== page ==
Belgian rider Remco Evenepoel claimed his first Grand Tour victory in the Vuelta a Espana on Sunday in Madrid.
The 22-year-old dominated the three-week race, taking victory after the 21st and final stage won by Colombian Juan Sebastian Molano.
Quick Step rider Evenepoel is the first Belgian to win a Grand Tour since Johan de Muynck’s triumph in the Giro d’Italia in 1978.
Behind Evenepoel Spaniards rounded out the podium with Movistar’s Enric Mas second at 2min 05sec and 19-year-old Juan Ayuso of UAE Emirates third at 4min 57sec after 3,280km of racing.
This was a career landmark for Evenepoel and concludes his comeback from a career-threatening fall into a ravine during the Tour of Lombardy in in Italy two years ago.
Having won every stage race he entered this season Evenepoel took the Vuelta leader’s red jersey on stage six on a foggy mountaintop in Asturias.
He tightened his grip on the race on stage 10, finishing 48sec ahead of key rival and defending champion Primoz Roglic, on a long individual time-trial to Valencia.
Nursing his lead over the peaks and plains of Spain as it moved though Andalusia, he survived a fall caused by a braking motorbike, suffering knocks, bruises and heavy grazing on stage 13.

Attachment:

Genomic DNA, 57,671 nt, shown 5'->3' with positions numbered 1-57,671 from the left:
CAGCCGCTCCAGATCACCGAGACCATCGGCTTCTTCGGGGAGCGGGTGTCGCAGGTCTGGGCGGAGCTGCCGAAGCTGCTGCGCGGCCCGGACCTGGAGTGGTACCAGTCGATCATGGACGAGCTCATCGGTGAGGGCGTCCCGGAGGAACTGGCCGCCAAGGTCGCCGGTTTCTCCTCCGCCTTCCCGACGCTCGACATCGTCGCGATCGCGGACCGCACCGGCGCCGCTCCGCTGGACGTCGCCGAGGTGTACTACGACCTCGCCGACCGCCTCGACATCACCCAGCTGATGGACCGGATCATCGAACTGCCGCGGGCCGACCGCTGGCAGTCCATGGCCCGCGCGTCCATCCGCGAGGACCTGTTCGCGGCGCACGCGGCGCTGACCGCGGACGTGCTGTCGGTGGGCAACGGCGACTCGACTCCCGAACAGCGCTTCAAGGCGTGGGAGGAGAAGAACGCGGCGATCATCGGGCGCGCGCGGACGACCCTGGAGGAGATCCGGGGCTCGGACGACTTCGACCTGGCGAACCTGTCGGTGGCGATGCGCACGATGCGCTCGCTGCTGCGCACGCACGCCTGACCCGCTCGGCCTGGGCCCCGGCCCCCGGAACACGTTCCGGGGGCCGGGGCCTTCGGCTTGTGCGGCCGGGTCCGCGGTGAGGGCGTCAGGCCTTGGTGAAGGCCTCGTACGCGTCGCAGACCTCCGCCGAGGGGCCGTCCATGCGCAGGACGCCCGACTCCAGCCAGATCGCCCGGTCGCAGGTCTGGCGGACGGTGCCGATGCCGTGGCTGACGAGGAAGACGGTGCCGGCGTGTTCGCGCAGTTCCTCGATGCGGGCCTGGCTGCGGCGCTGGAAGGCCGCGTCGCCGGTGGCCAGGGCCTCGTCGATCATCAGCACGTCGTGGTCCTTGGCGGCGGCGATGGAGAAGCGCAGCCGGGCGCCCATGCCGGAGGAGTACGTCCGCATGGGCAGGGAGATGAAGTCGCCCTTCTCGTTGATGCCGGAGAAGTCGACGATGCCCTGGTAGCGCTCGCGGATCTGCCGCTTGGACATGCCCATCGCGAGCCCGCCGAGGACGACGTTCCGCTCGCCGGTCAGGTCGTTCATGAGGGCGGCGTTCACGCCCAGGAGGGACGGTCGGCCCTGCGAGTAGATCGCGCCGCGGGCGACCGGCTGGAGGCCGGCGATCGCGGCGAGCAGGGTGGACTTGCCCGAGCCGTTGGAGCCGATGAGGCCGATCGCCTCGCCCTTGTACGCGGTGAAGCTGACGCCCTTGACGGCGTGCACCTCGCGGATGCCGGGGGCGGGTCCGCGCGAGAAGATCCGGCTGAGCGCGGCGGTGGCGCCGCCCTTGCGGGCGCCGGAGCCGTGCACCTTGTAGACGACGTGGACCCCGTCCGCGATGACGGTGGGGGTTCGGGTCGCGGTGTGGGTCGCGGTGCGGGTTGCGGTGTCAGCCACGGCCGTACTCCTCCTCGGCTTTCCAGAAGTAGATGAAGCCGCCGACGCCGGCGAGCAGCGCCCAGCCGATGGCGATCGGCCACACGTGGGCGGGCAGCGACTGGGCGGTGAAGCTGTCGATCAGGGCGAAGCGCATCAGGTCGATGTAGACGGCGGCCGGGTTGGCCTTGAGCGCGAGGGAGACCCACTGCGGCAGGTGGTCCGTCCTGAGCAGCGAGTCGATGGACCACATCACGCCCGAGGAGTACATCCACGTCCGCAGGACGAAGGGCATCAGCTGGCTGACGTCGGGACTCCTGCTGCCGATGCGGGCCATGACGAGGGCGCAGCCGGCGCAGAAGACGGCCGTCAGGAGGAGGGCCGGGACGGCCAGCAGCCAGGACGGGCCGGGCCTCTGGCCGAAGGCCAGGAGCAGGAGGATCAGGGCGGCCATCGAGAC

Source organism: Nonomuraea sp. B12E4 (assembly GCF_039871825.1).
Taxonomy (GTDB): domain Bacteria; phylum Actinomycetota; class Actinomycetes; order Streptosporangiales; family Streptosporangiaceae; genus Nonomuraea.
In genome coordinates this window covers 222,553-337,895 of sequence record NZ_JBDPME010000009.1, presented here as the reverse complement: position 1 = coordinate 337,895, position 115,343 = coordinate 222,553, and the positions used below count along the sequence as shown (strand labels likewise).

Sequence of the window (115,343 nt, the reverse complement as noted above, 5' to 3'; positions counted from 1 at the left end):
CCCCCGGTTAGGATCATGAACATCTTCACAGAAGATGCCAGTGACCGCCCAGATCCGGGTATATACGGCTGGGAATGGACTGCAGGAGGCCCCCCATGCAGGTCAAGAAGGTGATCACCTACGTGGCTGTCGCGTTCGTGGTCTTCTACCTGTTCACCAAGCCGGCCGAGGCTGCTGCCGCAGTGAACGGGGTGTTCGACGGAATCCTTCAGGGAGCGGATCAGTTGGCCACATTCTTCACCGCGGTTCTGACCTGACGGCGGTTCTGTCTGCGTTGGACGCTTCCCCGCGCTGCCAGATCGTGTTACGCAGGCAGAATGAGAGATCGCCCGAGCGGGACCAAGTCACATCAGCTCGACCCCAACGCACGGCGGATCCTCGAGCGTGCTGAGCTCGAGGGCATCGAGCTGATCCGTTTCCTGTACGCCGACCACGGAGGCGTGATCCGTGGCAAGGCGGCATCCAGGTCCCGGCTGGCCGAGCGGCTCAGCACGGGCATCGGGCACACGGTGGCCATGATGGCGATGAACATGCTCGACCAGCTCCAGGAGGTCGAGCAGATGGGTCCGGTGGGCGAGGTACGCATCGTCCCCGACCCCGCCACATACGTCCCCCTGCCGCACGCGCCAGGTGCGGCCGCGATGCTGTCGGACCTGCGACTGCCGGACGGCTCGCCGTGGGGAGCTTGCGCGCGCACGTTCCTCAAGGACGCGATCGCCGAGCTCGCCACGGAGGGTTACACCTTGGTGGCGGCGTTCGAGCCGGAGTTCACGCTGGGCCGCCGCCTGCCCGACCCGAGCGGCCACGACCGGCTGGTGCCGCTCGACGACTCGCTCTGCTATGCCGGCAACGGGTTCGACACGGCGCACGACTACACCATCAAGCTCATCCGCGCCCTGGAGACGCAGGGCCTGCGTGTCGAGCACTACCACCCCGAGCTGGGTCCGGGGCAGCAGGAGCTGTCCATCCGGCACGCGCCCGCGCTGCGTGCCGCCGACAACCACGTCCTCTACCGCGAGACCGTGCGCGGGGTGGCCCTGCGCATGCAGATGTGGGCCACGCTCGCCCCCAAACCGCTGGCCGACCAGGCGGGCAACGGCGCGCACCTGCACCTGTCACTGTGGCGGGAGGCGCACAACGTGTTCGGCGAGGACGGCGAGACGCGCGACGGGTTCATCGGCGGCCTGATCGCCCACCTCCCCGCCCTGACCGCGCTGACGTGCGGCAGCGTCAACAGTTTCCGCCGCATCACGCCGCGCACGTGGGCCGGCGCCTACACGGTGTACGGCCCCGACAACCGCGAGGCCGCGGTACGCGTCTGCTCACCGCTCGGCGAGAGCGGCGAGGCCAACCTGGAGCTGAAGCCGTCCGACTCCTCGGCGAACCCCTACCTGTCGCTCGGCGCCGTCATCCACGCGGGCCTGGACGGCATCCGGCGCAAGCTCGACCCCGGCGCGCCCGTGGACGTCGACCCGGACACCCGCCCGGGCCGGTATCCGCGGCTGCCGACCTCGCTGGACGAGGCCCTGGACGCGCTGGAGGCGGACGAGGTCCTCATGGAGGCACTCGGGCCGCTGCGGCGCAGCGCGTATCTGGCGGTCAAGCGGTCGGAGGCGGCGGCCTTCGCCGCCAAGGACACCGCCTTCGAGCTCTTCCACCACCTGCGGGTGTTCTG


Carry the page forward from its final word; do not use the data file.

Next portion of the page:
He then raced at his own speed taking small losses of time before confirming his resurgent form by winning the Queen stage at high altitude on day 18.
Australian rider Ben O’Connor described Evenepoel as unbeatable, claiming he would have been “up there with Tadej (Pogacar) and Jonas (Vingegaard)” had he competed in this season’s Tour de France.
Evenepoel also won the best under-25’s white jersey.
The King of the Mountains climbing points category was won by Richard Carapaz, who was racing in Ineos colours for the last time. The Ecuadorian, who is Olympic road race champion, won three stages here.
Mads Pedersen of Denmark won the sprint points green jersey with a haul of 409 to Briton Fred Wright’s 186.
Marc Soler of Spain also won the nation’s first stage on a Grand Tour to snap a 122 stage winless run on Grand Tours.
Meanwhile, 42-year-old Alejandro Valverde of Spain bowed out of Grand Tour racing and was applauded around the first of the culminating laps racing ahead of the field.
Only 134 of the original 184 registered riders completed the 21-day race, with around half of those 50 pulling out due to Covid-19.